Joshua Henry (center) and the cast of MCC Theater’s ‘The Wrong Man.’ (Photo: Matthew Murphy)
By Bobby McGuire
With a score by a multi-platinum songwriter, star turn by one of Broadway’s most exciting leading men, dances by a noted choreographic wunderkind, not to mention musical and stage direction by the brainpower behind Hamilton, conventional wisdom would say that The Wrong Man would be a sure bet. But like many a gambler’s hand in Reno (where the show is set), this protracted murder ballad delivers the theatrical equivalent of a push at the blackjack table – neither win nor bust.
There’s a lot to like and love on stage at The Robert W. Wilson MCC Theater Space in The Wrong Man. For the eyes, there’s director Thomas Kail’s signature fluid staging and choreographer Travis Wall’s innovative choreography. For the ears, there’s Ross Golan’s hook-heavy score augmented by Alex Lacamoire’s layered vocal arrangements. For the soul, there’s the kind of social injustice story that’s resonated on the small screen in Making a Murderer and When They See Us brought to life on stage by a top-flight cast.
Told in flashback through mostly first-person stream of consciousness, The Wrong Man is the story of Duran (the superb Joshua Henry, Carousel), a hapless middle management employee who, on the rebound, meets Mariana, (played with seductive pathos by Ciara Renée, Tick, Tick… Boom!), the wrong woman in the wrong place. It also turns out to be the wrong time to start up a relationship. Mariana’s psychotic ex (named only “The Man in Black” and played to scene-stealing perfection by Ryan Vasquez) is out of prison and looking to settle a grudge. In a pair of events, he murders Mariana and a stranger then pins the spree on Duran. After being on the lam, Duran ends up the victim of broad-brush justice and is sentenced to death by lethal injection. Spoiler alert: there’s no happy ending.
So, why isn’t The Wrong Man the right fit for the stage? Call it a case of too much of a good thing, or the whole not equaling the sum of its parts. This metaphor-heavy show is like an aggregate of beautiful trees that just can’t seem to make a forest. Still, there is so much to admire in this near-miss musical.
Making his long-overdue return to Off-Broadway, choreographer Travis Wall dominates the visual production with a sophisticated brand of concert dance that earned him two Emmy Awards for his work on Fox’s So You Think You Can Dance. Equally adept as a storyteller, Mr. Wall provides one of the evening’s highlights—an apache dance that shows one of the murders. Similarly, Mr. Kail lithely moves his ensemble of nine around designer Rachel Hauk’s barebones set, immediately evoking any number of locales and moods. Performing triple-duty as musical director, vocal arranger and orchestrator, Alex Lacamoire (with the help of Nevin Steinberg’s spot-on sound design) once again proves himself a preeminent master of the pop musical.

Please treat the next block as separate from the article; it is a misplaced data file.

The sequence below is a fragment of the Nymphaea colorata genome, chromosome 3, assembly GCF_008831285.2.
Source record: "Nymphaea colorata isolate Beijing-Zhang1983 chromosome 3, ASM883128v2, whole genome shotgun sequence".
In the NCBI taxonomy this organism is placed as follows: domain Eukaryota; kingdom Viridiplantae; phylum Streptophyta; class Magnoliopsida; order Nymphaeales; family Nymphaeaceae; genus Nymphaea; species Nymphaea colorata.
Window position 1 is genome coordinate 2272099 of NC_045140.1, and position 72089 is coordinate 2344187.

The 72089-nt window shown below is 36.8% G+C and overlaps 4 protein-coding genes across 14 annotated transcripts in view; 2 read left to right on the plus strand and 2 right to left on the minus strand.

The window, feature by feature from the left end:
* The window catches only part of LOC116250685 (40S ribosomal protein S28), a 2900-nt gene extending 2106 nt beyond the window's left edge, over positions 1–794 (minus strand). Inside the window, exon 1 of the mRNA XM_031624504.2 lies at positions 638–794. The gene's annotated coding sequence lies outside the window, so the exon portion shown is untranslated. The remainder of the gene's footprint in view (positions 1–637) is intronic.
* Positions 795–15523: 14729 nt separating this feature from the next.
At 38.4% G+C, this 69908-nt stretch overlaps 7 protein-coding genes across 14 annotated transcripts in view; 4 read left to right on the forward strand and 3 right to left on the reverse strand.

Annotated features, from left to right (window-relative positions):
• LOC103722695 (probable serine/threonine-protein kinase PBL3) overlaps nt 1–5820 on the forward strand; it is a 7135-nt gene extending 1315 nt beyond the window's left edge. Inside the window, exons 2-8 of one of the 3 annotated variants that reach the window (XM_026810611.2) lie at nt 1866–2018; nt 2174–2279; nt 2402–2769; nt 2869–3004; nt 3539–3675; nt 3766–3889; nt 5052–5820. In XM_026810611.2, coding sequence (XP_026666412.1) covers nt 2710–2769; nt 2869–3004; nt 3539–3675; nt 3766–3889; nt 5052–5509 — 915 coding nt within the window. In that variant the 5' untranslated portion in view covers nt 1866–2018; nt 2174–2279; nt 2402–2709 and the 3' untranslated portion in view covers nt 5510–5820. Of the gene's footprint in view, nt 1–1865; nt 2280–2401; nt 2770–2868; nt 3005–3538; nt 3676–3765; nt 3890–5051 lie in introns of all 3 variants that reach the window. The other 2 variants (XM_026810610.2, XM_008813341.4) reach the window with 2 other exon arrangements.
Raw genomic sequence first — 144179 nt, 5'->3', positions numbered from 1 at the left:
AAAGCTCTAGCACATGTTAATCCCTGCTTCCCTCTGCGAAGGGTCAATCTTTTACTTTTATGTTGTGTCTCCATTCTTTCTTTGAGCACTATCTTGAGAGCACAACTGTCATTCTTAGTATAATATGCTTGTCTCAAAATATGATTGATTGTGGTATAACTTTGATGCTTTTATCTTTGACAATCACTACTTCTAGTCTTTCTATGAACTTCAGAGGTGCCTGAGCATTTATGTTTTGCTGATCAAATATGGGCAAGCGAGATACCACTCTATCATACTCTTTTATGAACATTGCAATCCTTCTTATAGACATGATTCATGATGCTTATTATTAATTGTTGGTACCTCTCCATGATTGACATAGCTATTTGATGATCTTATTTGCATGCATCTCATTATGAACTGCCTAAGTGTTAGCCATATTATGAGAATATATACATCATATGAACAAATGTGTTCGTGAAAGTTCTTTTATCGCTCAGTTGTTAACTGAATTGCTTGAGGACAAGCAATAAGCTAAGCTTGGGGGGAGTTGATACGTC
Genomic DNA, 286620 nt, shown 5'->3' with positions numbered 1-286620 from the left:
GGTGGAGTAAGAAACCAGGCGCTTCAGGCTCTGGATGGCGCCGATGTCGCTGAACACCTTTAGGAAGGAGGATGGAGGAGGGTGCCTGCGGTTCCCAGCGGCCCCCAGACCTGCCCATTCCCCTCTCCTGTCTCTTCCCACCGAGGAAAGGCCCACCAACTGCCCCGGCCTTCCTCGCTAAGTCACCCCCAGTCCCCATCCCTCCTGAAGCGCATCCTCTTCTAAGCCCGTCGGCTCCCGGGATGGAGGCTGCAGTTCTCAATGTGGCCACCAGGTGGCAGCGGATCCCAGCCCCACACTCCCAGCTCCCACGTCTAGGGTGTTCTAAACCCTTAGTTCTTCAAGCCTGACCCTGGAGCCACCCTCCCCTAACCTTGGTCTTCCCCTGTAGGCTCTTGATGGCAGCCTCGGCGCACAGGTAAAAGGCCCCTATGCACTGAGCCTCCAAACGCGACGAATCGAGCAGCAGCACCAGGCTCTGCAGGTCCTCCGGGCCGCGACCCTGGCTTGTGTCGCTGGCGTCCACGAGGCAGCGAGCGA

At the center of the action, as protagonist Duran, Joshua Henry, in a spectacular turn of heavy-lifting, drives most of the action and carries the lion’s share of the evening’s emotional burden. Treading familiar ground here, having played real-life death row inmate Haywood Patterson nearly a decade ago in The Scottsboro Boys, Mr. Henry once again shows his broad range of acting chops while using his brilliant baritone to interpret composer Ross Golan’s songs.
And what songs they are. As a songsmith, few can touch Mr. Golan’s versatility. It’s what’s drawn top artists as diverse as Ariana Grande, Lady Antebellum, Michael Bublé, and Nicki Minaj to record his music. Armed with distinct pop sensibilities, Mr. Golan’s score is heavy on hooks and musical references. His Santana-inspired “When Evil Men Go On the Run” almost defies the audience not to hum along. As a lyricist, he’s able to get into characters’ heads while tripping the listeners’ ears with often clever use of internal rhymes. Were only his skills as a book writer on the same par.
The central flaw with The Wrong Man is that while it existed in the medium of music as a song cycle turned concept album, the storytelling worked. As a theater piece, gaps need to be bridged by a book to make the visual and musical storytelling unified. The gaps remain onstage in The Wrong Man, and their presence is pervasive throughout the evening.
It’s been a decade since Mr. Golan started working on The Wrong Man. In that time, if you wanted to hear the piece you needed to experience it live. For ten years before recording this work earlier this year, Mr. Golan performed his piece mostly solo to broad acclaim in venues that ranged from bars to living rooms. Perhaps they were the right stages for The Wrong Man. For now, as performed, it’s the right story in the wrong place.
The Wrong Man
Robert W. Wilson MCC Theater Space
511 West 52nd Street
New York, NY
Through November 17
Bobby McGuire is the backstage veteran of nine Broadway shows and national tours. His post-showbiz life led him to work for Ogilvy and Mather, Broadway Cares/Equity Fights AIDS and EDGE Media Network. He resides in Manhattan with two roommates and a Maltese named Nero.